An invisible anaconda took hold of me around 4.30pm
It was sneaky.
I ignored it and carried on with the ironing
until I could no longer deny that
the anaconda was squeezing me at
every five minutes.
It pressed on whilst doctors talked,
and ten trainee doctors gawped.
The anaconda bit away rational thought
as it prepared its finally assault.
In a final bid to dull the beast,
I breathed in gas and air
the beast struck back by
ejecting the contents of my stomach
wrapping itself around my body
squeezing ever harder until
my body violently twitched
arms striking out,
The snake then shot through my body like
lightening and exited
and left my body with the nose of a wolf,
the cunning of a fox
and the strength of a bear.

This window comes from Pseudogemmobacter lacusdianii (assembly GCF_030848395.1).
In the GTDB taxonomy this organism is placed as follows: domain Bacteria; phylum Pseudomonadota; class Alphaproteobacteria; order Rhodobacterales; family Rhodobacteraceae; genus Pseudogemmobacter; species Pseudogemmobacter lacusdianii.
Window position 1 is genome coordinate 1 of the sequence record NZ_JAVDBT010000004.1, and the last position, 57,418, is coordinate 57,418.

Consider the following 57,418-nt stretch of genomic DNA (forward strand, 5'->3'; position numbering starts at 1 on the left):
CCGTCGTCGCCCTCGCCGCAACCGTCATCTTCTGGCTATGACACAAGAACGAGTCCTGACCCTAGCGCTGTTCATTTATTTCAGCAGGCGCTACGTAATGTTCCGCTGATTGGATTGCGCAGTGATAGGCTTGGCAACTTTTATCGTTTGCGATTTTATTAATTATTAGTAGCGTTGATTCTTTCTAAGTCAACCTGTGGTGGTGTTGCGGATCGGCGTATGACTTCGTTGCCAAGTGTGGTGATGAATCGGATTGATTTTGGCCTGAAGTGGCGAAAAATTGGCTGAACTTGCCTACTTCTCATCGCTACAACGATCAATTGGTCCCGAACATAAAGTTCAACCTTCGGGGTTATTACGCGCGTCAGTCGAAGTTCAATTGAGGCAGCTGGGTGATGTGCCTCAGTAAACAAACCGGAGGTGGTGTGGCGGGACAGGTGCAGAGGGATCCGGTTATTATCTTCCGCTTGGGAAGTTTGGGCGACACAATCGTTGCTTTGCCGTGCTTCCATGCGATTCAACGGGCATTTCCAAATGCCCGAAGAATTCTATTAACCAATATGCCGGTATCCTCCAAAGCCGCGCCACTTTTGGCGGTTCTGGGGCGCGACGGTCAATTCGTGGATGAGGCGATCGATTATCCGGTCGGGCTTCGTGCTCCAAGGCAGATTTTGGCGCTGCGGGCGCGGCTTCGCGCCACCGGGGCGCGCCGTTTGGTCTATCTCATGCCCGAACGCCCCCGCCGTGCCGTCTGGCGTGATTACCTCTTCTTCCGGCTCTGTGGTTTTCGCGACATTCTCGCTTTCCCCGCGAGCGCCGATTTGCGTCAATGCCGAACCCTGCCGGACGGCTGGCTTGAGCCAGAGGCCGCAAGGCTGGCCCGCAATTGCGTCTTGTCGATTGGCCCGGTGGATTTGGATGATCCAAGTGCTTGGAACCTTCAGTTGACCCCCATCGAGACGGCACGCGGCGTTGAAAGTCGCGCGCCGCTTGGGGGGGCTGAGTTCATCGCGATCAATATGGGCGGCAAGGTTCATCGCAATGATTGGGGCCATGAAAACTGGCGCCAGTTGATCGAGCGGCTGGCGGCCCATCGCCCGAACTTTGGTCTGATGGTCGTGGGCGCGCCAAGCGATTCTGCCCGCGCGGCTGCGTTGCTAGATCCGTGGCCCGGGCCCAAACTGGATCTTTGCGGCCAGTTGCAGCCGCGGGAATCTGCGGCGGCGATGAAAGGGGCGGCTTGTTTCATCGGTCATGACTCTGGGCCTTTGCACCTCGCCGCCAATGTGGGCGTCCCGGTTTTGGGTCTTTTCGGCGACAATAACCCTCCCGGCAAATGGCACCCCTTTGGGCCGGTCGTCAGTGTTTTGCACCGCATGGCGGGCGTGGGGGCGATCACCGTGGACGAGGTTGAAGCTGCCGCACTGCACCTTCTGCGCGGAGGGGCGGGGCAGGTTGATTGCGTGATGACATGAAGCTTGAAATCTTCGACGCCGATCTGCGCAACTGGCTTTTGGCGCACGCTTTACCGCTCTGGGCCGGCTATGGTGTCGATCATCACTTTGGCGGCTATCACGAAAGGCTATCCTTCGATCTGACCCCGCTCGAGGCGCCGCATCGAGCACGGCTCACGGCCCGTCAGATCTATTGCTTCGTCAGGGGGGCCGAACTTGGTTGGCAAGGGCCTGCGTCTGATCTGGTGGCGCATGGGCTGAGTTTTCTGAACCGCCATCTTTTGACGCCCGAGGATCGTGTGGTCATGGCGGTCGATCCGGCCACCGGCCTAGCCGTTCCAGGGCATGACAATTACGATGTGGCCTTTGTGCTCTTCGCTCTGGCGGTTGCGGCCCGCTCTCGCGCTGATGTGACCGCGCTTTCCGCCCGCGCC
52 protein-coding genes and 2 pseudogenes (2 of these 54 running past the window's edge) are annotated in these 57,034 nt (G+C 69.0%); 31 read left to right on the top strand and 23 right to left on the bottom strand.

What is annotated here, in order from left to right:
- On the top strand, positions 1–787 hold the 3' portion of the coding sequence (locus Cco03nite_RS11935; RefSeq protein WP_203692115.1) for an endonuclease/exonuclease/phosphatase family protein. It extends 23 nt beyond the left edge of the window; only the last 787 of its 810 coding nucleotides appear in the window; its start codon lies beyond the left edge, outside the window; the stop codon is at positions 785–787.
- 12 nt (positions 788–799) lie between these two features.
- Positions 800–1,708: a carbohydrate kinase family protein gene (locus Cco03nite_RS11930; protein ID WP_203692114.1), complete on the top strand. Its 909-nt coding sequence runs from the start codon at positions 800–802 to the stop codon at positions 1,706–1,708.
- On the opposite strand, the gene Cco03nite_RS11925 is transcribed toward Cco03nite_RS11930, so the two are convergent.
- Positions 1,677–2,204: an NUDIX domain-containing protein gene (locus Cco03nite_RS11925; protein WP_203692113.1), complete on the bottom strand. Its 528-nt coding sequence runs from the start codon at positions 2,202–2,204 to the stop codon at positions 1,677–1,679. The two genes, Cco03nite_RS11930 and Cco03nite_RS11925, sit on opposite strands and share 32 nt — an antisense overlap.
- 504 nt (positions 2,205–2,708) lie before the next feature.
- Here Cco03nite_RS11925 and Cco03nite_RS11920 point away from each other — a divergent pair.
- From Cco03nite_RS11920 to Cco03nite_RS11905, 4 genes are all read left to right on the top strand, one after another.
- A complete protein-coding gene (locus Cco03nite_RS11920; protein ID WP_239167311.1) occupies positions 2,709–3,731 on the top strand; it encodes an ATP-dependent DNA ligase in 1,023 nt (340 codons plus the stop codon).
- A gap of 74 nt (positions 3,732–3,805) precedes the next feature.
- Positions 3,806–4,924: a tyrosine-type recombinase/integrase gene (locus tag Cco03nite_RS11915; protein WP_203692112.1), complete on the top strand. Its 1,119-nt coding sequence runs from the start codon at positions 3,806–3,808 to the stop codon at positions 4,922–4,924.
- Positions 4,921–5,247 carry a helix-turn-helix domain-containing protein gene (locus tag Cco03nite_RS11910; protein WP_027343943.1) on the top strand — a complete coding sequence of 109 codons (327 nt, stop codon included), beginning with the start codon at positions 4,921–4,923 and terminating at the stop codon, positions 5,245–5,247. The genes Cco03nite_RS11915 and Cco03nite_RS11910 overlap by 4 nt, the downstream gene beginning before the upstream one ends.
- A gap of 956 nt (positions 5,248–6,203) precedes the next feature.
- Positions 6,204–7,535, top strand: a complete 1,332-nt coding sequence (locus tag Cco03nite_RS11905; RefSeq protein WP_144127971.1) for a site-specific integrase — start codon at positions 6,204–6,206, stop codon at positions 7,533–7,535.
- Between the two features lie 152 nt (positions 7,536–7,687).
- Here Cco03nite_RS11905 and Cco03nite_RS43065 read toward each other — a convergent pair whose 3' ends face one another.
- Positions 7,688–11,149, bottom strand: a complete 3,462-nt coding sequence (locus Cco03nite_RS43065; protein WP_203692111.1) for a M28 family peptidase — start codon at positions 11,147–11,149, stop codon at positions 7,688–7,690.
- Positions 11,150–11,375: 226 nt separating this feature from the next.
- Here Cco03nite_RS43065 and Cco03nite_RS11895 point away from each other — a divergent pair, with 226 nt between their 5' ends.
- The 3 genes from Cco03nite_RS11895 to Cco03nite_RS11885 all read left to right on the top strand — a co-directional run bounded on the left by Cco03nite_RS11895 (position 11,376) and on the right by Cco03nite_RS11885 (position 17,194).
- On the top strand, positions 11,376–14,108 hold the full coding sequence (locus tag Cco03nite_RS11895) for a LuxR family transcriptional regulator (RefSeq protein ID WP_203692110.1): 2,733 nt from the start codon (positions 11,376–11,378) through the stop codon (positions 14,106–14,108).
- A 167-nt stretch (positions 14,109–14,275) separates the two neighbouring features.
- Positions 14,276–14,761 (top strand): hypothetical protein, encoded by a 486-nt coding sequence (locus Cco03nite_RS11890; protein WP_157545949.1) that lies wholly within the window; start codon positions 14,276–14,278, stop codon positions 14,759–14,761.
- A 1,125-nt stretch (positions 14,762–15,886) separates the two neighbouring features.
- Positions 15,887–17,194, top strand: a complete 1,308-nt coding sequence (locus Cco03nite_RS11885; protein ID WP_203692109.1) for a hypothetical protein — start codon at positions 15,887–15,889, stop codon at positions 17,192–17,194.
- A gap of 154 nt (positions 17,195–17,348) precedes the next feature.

My hands shake with adrenaline
as I wash off the blood.
my breasts contract and leak out milk
when I hear primal battle cries from the rooms.
The nurse urges me to take the brown pills
but the drug is no match for my body.
A tattoo begins to hum through me;
‘Where’s the baby? Where’s the baby?’.
The nurse relents and points the way
to a special room full of
babies that look like wizened old men
hooked up to machines.
My new wolf nose sniffs her out.
My cunning heart tells me
not to love her yet.
My body moves of its own accord
every day up the hill
brain is frozen
bland smile for the nurses
breasts squeezed and pumped
by an old fashioned machine.
The baby is in a glass case.
Fingers itch to touch her
but brain says no, not yet.
Other Mums cry
but the tears won’t come until
of this ordeal.
Brain orders these visits
into four hour shifts of
Stomach has shrunk back to size
no-one can tell of the ordeal.
A blur of time passes.
and then then it’s time
to sync body to brain
and take the baby home
and start to love it.